Food Poisoning Facts and Causes
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Food poisoning can be extremely difficult to get through. It affects millions of people every year, many of whom are children. Children under 5 seem to be particularly affected by various pathogens that cause food poisoning. Extra care should be taken when preparing their food.
Food poisoning is simply caused by pathogens in the food we eat, passing into our digestive system and causing a range of symptoms. If proper treatment is provided on time, the condition does not cause serious long term damage. Why don’t all bacteria cause food poisoning? And how can you avoid catching this unpleasant condition?
Symptoms of Food Poisoning
Food poisoning will usually have the same symptoms no matter which pathogen has invaded your body through the food you ate. This is the body’s natural reaction to try and get rid of the bacteria or virus. The symptoms can appear within hours of consuming contaminated food or several days later. Watch for these signs:
- Stomach cramping and pain
- Nausea and excessive vomiting
- Diarrhoea or constipation
- Tiredness and weakness
- Loss of appetite
- Dehydration that leads to dry mouth, dizziness and less urine
In some cases, symptoms may be more intense such as high fever, blood in the stools and an inability to speak clearly. All these will require immediate medical attention.
What causes food poisoning?
Food poisoning can be caused by bacteria, viruses, parasites or toxins found in contaminated or spoiled foods. When a person eats contaminated food, these organisms or chemicals enter the body through the digestive system. TIll now, about 250 types of food poisoning have been categorised, mostly depending on which pathogen has infected you.
In most cases, your symptoms will ease up on their own through self-care measures and/or medication. However, in many cases you may need medical attention and your doctor will require diagnostic tests to find out which pathogen has entered your body. In these cases, food poisoning is most likely to be caused by:
- Norovirus - Commonly found in undercooked seafood (mainly shellfish)
- Salmonella - Usually found in chicken and chicken products like raw eggs, salmonella causes many hospitalisations and complications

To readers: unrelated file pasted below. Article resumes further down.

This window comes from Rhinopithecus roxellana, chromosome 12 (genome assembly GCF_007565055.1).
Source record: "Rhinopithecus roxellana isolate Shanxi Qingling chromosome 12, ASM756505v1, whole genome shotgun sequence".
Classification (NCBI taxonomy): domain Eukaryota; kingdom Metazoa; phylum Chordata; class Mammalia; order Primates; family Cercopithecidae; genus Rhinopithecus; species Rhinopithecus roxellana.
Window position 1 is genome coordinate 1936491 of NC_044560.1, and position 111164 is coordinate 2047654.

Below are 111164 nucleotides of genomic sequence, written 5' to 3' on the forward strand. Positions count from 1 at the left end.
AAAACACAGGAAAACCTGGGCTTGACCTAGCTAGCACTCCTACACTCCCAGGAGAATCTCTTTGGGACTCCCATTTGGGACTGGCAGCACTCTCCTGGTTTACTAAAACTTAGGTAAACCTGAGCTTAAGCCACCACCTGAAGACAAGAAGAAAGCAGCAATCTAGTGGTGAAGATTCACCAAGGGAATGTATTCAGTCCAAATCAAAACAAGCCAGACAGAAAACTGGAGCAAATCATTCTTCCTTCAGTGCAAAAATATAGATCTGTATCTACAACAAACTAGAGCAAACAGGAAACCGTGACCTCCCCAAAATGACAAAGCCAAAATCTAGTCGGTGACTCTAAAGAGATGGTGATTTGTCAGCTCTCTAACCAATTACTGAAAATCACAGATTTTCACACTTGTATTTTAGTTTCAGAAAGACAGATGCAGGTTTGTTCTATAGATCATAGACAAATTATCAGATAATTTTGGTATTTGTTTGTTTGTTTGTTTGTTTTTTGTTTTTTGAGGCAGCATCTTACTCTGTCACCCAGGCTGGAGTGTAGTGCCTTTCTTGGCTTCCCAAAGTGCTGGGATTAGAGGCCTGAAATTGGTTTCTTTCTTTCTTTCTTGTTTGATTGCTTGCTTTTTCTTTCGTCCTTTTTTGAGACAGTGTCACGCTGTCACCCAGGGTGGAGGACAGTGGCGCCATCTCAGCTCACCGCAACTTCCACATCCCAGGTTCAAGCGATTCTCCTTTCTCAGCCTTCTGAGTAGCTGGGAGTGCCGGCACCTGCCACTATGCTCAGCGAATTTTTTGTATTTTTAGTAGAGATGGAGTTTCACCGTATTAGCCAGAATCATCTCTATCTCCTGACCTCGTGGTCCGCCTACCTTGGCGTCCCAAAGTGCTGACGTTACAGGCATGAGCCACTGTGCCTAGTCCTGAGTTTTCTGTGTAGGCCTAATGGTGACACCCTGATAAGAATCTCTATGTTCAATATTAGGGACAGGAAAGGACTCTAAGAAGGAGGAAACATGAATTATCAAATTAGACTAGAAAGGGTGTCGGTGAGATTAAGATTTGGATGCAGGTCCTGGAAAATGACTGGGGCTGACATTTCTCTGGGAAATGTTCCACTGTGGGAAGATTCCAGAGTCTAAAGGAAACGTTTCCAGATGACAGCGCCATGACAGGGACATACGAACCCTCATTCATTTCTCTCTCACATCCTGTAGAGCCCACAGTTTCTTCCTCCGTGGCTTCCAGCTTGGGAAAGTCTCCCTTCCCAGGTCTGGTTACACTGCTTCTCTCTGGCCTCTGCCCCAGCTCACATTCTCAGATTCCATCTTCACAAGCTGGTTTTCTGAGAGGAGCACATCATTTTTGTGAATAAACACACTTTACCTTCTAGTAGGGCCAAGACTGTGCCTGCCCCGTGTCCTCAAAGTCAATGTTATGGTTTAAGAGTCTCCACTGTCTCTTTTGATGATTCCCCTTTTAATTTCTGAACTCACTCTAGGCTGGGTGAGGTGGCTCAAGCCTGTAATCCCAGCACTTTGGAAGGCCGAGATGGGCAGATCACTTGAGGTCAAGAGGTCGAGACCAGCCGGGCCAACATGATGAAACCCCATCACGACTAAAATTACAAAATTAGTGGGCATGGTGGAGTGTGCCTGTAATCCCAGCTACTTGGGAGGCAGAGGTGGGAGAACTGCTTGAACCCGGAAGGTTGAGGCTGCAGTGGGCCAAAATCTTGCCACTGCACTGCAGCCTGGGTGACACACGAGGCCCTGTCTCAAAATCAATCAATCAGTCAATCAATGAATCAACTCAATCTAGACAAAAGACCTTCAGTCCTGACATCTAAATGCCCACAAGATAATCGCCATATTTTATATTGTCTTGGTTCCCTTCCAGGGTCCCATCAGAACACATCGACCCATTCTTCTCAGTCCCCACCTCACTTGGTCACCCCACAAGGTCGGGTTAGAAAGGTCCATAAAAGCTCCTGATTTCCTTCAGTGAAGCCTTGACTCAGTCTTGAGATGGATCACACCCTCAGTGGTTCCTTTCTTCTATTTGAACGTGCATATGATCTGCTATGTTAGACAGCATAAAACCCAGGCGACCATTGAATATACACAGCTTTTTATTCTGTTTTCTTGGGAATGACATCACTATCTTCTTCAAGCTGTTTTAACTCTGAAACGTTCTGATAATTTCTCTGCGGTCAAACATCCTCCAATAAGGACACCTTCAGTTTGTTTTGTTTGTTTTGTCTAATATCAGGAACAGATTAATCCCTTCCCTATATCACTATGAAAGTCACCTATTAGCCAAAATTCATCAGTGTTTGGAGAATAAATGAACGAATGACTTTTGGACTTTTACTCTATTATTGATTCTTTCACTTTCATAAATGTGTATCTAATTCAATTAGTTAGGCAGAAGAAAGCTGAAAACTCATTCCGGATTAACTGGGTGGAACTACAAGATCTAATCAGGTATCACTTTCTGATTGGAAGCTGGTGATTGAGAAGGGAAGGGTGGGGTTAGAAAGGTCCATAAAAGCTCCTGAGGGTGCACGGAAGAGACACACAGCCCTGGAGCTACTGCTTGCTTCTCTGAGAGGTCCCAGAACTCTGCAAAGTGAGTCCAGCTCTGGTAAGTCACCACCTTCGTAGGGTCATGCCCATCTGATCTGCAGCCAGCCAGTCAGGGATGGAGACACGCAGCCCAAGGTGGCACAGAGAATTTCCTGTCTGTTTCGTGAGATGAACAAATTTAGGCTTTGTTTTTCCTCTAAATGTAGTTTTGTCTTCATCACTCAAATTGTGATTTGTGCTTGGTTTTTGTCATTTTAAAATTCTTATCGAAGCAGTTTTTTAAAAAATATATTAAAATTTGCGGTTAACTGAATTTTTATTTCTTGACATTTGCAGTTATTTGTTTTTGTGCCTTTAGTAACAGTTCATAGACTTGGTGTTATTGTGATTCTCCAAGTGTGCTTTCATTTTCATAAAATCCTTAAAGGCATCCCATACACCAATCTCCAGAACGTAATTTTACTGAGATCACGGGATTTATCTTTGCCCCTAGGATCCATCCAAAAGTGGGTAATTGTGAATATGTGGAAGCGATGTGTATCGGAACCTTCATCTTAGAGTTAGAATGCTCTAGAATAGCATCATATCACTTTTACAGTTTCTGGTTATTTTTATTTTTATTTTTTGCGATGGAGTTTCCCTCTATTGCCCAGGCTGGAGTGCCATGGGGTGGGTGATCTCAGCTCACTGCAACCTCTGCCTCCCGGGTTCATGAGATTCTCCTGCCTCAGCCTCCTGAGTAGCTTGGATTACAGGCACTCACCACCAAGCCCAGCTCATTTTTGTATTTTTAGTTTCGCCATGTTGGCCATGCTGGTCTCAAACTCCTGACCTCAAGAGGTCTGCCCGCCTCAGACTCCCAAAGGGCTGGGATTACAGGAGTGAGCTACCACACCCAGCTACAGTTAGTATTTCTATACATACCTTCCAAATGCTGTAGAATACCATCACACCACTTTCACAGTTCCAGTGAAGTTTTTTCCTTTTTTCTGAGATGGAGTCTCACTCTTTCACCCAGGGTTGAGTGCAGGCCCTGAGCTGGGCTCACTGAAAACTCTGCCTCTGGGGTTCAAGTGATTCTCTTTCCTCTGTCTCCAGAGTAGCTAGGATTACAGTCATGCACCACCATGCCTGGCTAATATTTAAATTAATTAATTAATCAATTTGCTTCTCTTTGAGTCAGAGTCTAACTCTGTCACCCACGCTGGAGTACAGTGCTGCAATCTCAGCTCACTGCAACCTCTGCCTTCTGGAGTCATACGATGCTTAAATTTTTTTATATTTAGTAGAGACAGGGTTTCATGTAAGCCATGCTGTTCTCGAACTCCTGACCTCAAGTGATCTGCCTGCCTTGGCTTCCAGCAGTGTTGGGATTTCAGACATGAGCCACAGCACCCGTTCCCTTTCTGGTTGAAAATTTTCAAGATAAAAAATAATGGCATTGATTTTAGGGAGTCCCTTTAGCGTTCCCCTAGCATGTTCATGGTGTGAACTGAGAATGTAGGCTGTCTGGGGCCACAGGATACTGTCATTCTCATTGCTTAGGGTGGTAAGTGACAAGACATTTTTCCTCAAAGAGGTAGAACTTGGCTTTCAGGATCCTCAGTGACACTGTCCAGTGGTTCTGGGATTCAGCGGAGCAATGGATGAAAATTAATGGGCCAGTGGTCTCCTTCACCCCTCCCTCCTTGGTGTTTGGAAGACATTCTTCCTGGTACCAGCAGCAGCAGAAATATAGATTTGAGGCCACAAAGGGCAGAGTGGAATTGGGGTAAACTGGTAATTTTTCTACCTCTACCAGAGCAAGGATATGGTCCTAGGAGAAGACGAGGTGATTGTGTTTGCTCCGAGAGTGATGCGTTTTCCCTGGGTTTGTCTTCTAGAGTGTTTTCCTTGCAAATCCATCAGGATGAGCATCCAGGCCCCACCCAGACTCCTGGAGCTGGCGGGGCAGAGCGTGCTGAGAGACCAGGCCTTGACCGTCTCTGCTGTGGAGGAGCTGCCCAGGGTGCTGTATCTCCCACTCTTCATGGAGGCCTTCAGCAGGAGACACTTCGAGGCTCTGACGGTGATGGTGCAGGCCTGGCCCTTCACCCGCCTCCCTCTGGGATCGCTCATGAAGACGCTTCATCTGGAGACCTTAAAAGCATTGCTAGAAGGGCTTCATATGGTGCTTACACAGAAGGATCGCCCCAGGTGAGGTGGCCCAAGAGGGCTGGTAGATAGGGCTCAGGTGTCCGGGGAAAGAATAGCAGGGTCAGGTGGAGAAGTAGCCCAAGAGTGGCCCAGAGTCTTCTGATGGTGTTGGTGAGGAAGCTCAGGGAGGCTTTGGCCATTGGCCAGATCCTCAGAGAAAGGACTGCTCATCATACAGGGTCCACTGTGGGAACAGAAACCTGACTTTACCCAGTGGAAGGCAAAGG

- Staph - Usually caused when an infected person transfers the bacteria to food during preparation
- Trichinella spiralis - This worm parasite mostly infects the body from raw or undercooked meats (mainly pork)
In some cases, food poisoning can get severe and require serious medical attention, usually when either one of the following is the main cause of the infection:
- E.Coli - This bacteria resides in the intestines of animals but can be found in any food products that have come into contact with an infected animal’s waste matter. This can include vegetables, meats, milk, or other items. E.coli can be harmless or severe depending on the strain of bacteria.
- Listeria - This extreme bacteria can survive and thrive in cold temperatures (including your fridge) and is usually found in smoked meats and fish, deli meats, various cheeses and even ice cream. Untreated listeria poisoning can lead to complications like the bacteria entering the bloodstream and even death.
How is Food Poisoning treated?
Treatment for food poisoning will usually depend on your symptoms, only the most severe cases will require hospitalisation:
- Drinking water is one of the most important measures to take to avoid dehydration
- Resting also helps
- Simple, non-solid or light foods should be eaten till nausea has passed
- Medications for nausea or vomiting (this should only be taken under medical supervision)
- Hospitalisation may involve IV treatments to combat dehydration, antibiotics or anti-toxins
If the food poisoning is not serious, it will usually pass once your body gets rid of the pathogen through vomiting and diarrhoea. Inform your doctor immediately as soon as you suspect that you may have food poisoning.
Food poisoning can quickly turn from a minor issue into a major medical condition if proper care is not taken. Even if you do not need to be hospitalised, you should still consult your doctor on the best steps to take at home to avoid your condition getting worse. Additionally, you need to maintain proper hygiene, especially with food preparation. This included boiling or cooking foods to a certain temperature to kill any pathogens, washing your hands regularly whenever you prepare food and avoiding stale, spoiled or raw, unpasteurized foods.